Montgomery County in Maryland, where Gaithersburg is located, was hit especially hard by the storm. The main power provider in the county also happens to be Pepco. Pepco is locally notorious for having worse outages than neighboring utilities along with longer times to restore service; the company has been in hot water on this topic for at least the two years I've lived in Montgomery County. The company has been accused of skimping on maintenance like tree-trimming. In this particular storm it's been reported that Pepco brought in fewer out-of-state workers than neighboring utilities and had them work less overtime.

On a personal note, since I moved to Montgomery County two years ago I started carrying a flashlight on my keychain to ensure I have a light handy in case of an outage. It's paid off a few times.

We have a hand-cranked radio/flashlight and a few oil lamps squirreled away for just such emergencies. But when the power's out for days and your frozen goods have all spoiled, those things don't help quite so much.

Plus, we have our iPhones for the initial loss. They make serviceable flashlights for finding your way to the real flashlights.

One reason (for non-GOPsters) not to blame Obama for the blackout may be that he regularly calls for (federal) investments to repair/maintain/upgrade aging infrastructure but gets rebuffed by the opposition party and accused of planning to waste money that could get into tax cuts instead. Some cynics said that the passing at last of an infrastructure bill did not coincide coincidentally with the drawn-out blackout because some congressbeings were affected too.
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I see Obama getting blasted by some actual liberal media all the time. Even the commies at RT who in theory should worship him as their god keep the flamethrower on him for e.g. the broken promises on transparency, the excesses of the drone program, his hypocrisy on environmental issues (on some he gets worse grades than Dubya).
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I read some analysis that FOX would lose most, if Romney wins. Attacks on a Dem administration are always better for ratings (and faux credibility for 'truth to power') than having to defend a GOP president who makes a fool of himself on a regular base (for different reasons in Dubya and Mitt).

Were the lengthy power outages in New England last year (Irene and the freak October snowstorm) covered much nationally? They were of course covered locally. If the answer is no, I suppose that too is evidence of the media being in the tank for Obama, because clearly Obama runs CL&P.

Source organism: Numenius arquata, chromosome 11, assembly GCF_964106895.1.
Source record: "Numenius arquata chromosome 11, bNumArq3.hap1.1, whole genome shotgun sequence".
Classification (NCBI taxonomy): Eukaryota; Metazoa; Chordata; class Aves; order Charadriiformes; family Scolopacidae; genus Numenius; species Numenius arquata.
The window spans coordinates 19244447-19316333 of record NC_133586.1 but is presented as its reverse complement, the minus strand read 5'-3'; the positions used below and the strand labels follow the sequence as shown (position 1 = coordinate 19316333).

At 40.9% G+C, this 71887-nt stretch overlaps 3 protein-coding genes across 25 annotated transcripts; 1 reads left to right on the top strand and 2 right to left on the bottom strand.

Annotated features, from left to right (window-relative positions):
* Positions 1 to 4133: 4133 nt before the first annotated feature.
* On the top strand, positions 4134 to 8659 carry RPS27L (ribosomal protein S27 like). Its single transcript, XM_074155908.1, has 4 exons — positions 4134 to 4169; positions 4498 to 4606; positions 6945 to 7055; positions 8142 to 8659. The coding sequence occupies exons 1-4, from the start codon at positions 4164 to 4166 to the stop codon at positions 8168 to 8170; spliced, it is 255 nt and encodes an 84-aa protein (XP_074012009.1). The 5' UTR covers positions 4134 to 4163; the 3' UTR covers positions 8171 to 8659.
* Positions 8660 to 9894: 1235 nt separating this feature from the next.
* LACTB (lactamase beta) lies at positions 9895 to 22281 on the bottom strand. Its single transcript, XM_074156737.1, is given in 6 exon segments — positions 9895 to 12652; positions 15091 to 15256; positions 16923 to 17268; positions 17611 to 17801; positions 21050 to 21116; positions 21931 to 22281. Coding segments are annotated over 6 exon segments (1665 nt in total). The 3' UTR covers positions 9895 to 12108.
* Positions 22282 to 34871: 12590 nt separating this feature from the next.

People here were w/o power for over a week in some cases. CL&P took a lot of flack for it.

Also: Katrina was way worse. The problem wasn't making a big deal of the way the government handled Katrina. The problem was focusing the ire on the Feds alone and ignoring the city and state governments, which were even more (ir)responsible. I remember defending the Bush Administration at the time, actually.

...

My understanding of the math on underground lines is that it only really makes sense in new developments and otherwise in very particular spots, because tearing up existing infrastructure to replace it with (expensive) new infrastructure is, well, expensive. And underground lines aren't immune to problems, so it's not like you bury it and forget about it.

heckblazer is correct that Montgomery County was hit especially hard (the power was out in downtown Bethesda even, which is not exactly an impoverished area). Pepco is our power provider too and is notoriously bad, but within the last year they put up extra-tall power poles on our street (and trimmed trees), so I imagine that's why we had power through the latest storm, as we used to lose it all the time.

Slarti: But when the power's out for days and your frozen goods have all spoiled, those things don't help quite so much.

True dat. My wife has a rather large supply of self-pumped frozen breast milk for our younger son, to be used for the nanny and then exhausted when she weans him. Had that melted.... *shudder*

I forgot the footnote to my previous post. To call RT commie was meant tongue-in-cheek. As long as they do not talk about Russia I consider them pretty neutral (which of course makes them stinking red commie liberlas ;-) ).